298 F2d 450 Long Corporation v. United States
298 F.2d 450
The UNITED STATES.
United States Court of Claims.
January 12, 1962.
Randolph W. Thrower, Atlanta, Ga., for the plaintiff. George L. Cohen and Sutherland, Asbill & Brennan, Atlanta, Ga., were on the brief.
Eugene Emerson, Washington, D. C., with whom was Asst. Atty. Gen., Louis F. Oberdorfer, for defendant. James P. Garland and Philip R. Miller, Washington, D. C., were on the brief.
JONES, Chief Judge.
Plaintiff, Long Corporation, is a South Carolina corporation which has operated as a construction contractor since 1943. It files Federal income tax returns on the basis of a fiscal year ending March 31 and uses the accrual method of accounting, except that it uses the completed contract method of accounting with respect to long-term contracts. At all relevant times, plaintiff's stock (except for qualifying shares) was owned by L. D. Long, plaintiff's president.
In counts I and II of its petition, plaintiff sues to recover overpayments of income tax assessed for its 1952 and 1948 fiscal years, respectively. The tax payment involved in count I was occasioned by the Commissioner of Internal Revenue's refusal to allow a deduction, as an ordinary and necessary business expense or business loss, of plaintiff's excess of construction costs over the amount it received as the contract price for construction of an apartment building for its wholly-owned subsidiary. Count II is predicated upon plaintiff's contention that it should be allowed to carry back 1950 fiscal year losses attributable to assets acquired from another corporation which was merged into plaintiff on August 31, 1948. Plaintiff would use the carryback to offset pre-merger earnings (fiscal year 1948) of plaintiff's construction business. We will discuss the counts in reverse order.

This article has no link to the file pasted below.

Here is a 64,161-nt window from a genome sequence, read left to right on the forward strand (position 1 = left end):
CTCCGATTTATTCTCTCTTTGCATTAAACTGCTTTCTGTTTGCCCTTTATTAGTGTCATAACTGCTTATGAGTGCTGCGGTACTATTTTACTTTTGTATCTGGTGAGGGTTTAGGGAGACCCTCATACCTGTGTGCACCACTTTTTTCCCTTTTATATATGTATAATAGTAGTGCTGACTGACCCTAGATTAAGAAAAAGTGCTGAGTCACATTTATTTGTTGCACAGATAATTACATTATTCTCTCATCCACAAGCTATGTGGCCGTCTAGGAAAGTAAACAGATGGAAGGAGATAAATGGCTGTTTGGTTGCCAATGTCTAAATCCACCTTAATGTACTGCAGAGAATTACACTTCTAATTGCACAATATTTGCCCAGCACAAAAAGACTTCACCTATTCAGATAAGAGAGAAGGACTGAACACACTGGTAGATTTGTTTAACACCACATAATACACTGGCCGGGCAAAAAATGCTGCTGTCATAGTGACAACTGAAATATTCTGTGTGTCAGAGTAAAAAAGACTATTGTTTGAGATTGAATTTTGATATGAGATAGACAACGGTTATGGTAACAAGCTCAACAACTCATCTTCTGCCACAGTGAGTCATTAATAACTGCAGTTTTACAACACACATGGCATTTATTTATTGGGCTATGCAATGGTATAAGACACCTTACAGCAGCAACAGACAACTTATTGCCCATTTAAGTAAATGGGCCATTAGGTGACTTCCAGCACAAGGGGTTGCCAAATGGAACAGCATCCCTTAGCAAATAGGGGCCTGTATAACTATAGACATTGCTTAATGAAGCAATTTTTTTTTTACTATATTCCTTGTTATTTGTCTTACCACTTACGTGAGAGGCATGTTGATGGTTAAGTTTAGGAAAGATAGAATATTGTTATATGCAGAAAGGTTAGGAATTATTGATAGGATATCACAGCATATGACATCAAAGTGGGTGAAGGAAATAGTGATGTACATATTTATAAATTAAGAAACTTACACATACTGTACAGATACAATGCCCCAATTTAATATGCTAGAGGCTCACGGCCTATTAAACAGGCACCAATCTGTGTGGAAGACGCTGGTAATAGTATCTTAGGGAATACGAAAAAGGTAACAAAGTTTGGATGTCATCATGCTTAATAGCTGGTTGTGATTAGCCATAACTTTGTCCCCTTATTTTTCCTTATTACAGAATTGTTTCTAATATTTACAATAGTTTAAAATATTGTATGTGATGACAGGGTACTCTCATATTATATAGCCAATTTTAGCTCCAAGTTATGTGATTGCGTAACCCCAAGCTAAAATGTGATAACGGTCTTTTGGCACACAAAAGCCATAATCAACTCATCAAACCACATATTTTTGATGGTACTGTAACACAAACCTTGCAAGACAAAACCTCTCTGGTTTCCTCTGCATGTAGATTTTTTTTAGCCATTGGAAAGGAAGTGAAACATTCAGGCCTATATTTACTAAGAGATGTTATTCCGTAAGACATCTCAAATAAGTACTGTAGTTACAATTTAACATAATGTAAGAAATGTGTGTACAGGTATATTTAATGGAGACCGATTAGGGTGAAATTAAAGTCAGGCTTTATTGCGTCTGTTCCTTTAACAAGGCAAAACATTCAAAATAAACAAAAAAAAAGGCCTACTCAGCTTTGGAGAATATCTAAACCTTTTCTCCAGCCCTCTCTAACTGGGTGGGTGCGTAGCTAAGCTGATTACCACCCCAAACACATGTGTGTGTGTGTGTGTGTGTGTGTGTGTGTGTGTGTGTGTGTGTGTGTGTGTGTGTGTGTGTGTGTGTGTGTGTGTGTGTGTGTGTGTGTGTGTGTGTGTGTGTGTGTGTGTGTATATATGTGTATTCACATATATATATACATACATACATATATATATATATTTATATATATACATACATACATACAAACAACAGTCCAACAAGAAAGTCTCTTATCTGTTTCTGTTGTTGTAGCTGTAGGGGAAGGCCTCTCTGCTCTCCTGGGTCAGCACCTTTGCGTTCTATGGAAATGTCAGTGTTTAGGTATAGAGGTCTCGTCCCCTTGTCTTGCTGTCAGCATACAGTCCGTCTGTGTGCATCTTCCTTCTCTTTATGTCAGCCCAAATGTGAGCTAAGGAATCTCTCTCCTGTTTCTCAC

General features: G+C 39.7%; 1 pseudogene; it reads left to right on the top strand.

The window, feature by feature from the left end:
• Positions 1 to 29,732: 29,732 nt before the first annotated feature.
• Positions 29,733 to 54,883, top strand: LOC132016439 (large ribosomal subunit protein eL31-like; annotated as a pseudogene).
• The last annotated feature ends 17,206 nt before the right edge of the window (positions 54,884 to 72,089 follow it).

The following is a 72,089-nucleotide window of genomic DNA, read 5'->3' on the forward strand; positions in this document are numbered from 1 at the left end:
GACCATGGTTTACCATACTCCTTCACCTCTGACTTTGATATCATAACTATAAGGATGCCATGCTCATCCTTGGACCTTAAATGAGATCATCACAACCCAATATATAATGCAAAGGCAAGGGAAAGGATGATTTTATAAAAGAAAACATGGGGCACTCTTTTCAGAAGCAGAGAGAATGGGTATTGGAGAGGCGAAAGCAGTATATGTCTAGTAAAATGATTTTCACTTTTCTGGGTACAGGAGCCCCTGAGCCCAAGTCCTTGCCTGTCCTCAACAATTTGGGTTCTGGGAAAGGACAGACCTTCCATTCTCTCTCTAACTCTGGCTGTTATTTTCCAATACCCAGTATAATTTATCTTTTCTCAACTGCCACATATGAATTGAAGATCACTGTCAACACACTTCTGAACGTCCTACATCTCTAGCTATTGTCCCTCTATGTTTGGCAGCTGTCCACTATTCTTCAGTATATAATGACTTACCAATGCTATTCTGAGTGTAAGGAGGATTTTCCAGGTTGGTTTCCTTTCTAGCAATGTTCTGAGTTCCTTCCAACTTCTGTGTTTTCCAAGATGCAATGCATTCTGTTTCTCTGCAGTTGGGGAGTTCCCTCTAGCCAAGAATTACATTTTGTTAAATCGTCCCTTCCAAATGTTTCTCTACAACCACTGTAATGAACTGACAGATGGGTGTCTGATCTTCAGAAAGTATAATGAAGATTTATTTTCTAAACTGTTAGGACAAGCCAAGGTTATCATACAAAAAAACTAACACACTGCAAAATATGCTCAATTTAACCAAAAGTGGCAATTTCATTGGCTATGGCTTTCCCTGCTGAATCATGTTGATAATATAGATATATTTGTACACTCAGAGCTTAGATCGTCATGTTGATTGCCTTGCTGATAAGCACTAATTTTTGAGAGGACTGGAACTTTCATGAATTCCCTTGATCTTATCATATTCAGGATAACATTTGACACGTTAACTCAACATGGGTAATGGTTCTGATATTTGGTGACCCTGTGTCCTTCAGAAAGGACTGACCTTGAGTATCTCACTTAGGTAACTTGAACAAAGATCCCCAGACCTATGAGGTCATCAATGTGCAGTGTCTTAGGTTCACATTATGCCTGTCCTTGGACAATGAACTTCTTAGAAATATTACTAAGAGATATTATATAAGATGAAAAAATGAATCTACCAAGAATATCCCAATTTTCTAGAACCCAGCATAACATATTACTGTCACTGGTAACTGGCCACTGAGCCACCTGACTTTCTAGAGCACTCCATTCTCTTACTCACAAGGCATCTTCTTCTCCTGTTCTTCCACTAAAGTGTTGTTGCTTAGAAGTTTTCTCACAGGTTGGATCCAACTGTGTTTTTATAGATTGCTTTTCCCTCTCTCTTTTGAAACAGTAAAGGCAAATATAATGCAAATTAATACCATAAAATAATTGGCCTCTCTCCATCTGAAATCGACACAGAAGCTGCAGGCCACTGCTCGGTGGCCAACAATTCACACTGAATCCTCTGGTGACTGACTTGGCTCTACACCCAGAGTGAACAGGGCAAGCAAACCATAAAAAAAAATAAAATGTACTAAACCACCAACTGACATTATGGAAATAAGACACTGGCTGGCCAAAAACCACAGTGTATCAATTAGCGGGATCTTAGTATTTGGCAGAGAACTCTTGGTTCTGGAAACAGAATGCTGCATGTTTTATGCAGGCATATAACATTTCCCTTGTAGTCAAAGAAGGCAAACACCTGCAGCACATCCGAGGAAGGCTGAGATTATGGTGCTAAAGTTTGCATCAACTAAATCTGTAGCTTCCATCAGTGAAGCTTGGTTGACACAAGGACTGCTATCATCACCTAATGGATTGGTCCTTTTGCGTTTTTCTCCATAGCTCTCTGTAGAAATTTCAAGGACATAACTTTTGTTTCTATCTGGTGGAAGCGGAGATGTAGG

On August 31, 1948, Grove Realty and Investment Company, the stock of which was owned by Mr. Long, merged into plaintiff. The assets of Grove Realty (nominated "Grove Division" after the merger) consisted principally of income-producing real estate.
After the merger, in fiscal year 1950, plaintiff suffered a net operating loss. This loss was attributable to the Grove Division's assets. Plaintiff contends that it is entitled to carry back this loss to offset profits made by its construction operations in 1948; that is, prior to the merger. This would reduce the total Federal income tax due for fiscal year 1948, and if allowed, plaintiff would be entitled to a refund of the consequent overpayment.
The defendant, in denying the availability of the claimed carryback (it should be noted that the Commissioner of Internal Revenue would allow the loss to be carried over to plaintiff's fiscal year 1952), relies primarily on the Supreme Court's decision in Libson Shops, Inc. v. Koehler, 353 U.S. 382, 77 S.Ct. 990, 1 L.Ed.2d 924 (1957).
We have had occasion, recently, to consider that case in Wisconsin Central Railroad Co. v. United States, Ct.Cl., 296 F. 2d 750 (1961). As is relevant to the case at bar, we regarded the following as the Libson Shops rationale, quoting from the slip opinion in Wisconsin Central at page 6, 296 F.2d at page 754:
"The Supreme Court required that tax attributes of a pre-merger corporation could only be utilized to the extent that one could trace that corporation as a unit in the resulting enterprise. Even then the pre-merger corporation's losses could be used only to offset that unit's income or, conversely, the unit's losses could be carried back only to offset the income of its pre-merger form." [Emphasis added.]